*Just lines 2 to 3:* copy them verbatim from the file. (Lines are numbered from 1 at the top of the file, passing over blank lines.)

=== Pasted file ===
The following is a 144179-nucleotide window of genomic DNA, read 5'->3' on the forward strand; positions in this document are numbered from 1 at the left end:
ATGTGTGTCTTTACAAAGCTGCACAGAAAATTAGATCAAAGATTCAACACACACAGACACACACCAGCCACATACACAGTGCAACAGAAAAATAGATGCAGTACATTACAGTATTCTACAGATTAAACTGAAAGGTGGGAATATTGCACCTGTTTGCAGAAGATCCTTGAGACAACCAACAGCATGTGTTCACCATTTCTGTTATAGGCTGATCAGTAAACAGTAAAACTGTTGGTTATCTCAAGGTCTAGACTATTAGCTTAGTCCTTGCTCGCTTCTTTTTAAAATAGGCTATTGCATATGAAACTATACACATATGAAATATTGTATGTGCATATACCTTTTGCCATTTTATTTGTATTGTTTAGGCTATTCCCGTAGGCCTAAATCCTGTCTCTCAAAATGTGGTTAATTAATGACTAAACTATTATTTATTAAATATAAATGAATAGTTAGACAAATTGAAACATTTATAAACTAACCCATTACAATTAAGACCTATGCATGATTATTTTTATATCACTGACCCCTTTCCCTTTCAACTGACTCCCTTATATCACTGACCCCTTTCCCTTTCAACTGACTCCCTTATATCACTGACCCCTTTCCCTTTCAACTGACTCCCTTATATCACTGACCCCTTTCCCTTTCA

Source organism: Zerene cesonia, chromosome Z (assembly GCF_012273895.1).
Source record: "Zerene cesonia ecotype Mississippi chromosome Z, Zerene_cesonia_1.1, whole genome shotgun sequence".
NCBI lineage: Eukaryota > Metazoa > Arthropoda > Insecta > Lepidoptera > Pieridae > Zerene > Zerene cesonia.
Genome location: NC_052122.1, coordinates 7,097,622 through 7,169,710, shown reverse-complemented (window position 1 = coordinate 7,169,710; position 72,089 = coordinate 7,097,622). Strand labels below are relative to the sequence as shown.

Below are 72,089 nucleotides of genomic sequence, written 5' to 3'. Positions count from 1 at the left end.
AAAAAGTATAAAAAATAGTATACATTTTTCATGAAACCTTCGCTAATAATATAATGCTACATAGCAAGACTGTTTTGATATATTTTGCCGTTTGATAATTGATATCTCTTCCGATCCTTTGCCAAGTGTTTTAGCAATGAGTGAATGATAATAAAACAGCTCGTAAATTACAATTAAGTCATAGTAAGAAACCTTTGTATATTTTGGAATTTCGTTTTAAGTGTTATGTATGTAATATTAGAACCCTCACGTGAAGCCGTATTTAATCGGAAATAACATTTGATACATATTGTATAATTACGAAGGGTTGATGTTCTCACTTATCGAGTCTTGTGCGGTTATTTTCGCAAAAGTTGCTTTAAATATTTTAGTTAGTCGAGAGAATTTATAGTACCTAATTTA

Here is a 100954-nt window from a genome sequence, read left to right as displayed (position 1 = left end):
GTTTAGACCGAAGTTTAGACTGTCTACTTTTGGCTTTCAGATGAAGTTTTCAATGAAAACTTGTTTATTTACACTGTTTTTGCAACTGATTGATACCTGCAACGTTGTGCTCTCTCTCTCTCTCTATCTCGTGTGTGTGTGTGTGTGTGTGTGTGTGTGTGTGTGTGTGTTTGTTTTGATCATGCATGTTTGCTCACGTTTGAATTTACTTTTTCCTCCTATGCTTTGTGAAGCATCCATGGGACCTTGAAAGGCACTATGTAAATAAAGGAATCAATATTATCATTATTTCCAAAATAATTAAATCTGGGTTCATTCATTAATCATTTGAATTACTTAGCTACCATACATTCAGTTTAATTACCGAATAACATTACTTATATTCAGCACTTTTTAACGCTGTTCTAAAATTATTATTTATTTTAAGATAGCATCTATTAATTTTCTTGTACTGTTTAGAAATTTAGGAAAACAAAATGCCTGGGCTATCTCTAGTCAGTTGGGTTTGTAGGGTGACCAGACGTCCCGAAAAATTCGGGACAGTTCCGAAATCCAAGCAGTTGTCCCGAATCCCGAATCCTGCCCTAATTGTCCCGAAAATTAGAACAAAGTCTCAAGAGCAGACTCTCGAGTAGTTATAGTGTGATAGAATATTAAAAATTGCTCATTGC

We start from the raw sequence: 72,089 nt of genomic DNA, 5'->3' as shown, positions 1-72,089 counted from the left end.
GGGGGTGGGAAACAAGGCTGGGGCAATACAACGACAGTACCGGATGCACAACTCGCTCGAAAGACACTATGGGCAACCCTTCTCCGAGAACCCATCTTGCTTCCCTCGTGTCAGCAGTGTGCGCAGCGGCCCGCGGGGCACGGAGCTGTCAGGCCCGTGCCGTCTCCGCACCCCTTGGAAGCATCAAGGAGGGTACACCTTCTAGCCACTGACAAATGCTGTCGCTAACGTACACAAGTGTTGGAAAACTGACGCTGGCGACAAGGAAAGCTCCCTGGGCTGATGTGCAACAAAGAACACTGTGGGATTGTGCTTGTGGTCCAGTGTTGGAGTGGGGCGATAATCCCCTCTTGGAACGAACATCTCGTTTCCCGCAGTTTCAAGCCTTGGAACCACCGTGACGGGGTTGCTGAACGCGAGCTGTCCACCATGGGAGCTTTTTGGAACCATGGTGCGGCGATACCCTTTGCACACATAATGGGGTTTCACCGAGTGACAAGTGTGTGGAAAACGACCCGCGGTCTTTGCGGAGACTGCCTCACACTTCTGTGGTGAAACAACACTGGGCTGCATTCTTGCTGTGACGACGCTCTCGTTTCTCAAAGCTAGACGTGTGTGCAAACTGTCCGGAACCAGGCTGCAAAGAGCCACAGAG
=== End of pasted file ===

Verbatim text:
ATGTGTGTCTTTACAAAGCTGCACAGAAAATTAGATCAAAGATTCAACACACACAGACACACACCAGCCACATACACAGTGCAACAGAAAAATAGATGCAGTACATTACAGTATTCTACAGATTAAACTGAAAGGTGGGAATATTGCACCTGTTTGCAGAAGATCCTTGAGACAACCAACAGCATGTGTTCACCATTTCTGTTATAGGCTGATCAGTAAACAGTAAAACTGTTGGTTATCTCAAGGTCTAGACTATTAGCTTAGTCCTTGCTCGCTTCTTTTTAAAATAGGCTATTGCATATGAAACTATACACATATGAAATATTGTATGTGCATATACCTTTTGCCATTTTATTTGTATTGTTTAGGCTATTCCCGTAGGCCTAAATCCTGTCTCTCAAAATGTGGTTAATTAATGACTAAACTATTATTTATTAAATATAAATGAATAGTTAGACAAATTGAAACATTTATAAACTAACCCATTACAATTAAGACCTATGCATGATTATTTTTATATCACTGACCCCTTTCCCTTTCAACTGACTCCCTTATATCACTGACCCCTTTCCCTTTCAACTGACTCCCTTATATCACTGACCCCTTTCCCTTTCAACTGACTCCCTTATATCACTGACCCCTTTCCCTTTCA

Source organism: Zerene cesonia, chromosome Z (assembly GCF_012273895.1).